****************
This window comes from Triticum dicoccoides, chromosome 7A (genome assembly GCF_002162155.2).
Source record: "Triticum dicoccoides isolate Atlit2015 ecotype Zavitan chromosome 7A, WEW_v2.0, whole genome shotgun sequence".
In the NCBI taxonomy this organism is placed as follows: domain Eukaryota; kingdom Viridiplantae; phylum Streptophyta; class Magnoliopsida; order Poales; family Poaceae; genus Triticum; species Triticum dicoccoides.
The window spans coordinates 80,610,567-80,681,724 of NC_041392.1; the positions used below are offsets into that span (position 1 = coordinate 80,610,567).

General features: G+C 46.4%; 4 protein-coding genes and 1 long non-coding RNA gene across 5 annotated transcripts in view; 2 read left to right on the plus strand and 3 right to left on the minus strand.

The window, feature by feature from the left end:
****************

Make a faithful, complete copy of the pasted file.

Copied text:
This window comes from Triticum dicoccoides, chromosome 7A (genome assembly GCF_002162155.2).
Source record: "Triticum dicoccoides isolate Atlit2015 ecotype Zavitan chromosome 7A, WEW_v2.0, whole genome shotgun sequence".
In the NCBI taxonomy this organism is placed as follows: domain Eukaryota; kingdom Viridiplantae; phylum Streptophyta; class Magnoliopsida; order Poales; family Poaceae; genus Triticum; species Triticum dicoccoides.
The window spans coordinates 80,610,567-80,681,724 of NC_041392.1; the positions used below are offsets into that span (position 1 = coordinate 80,610,567).

General features: G+C 46.4%; 4 protein-coding genes and 1 long non-coding RNA gene across 5 annotated transcripts in view; 2 read left to right on the plus strand and 3 right to left on the minus strand.

The window, feature by feature from the left end: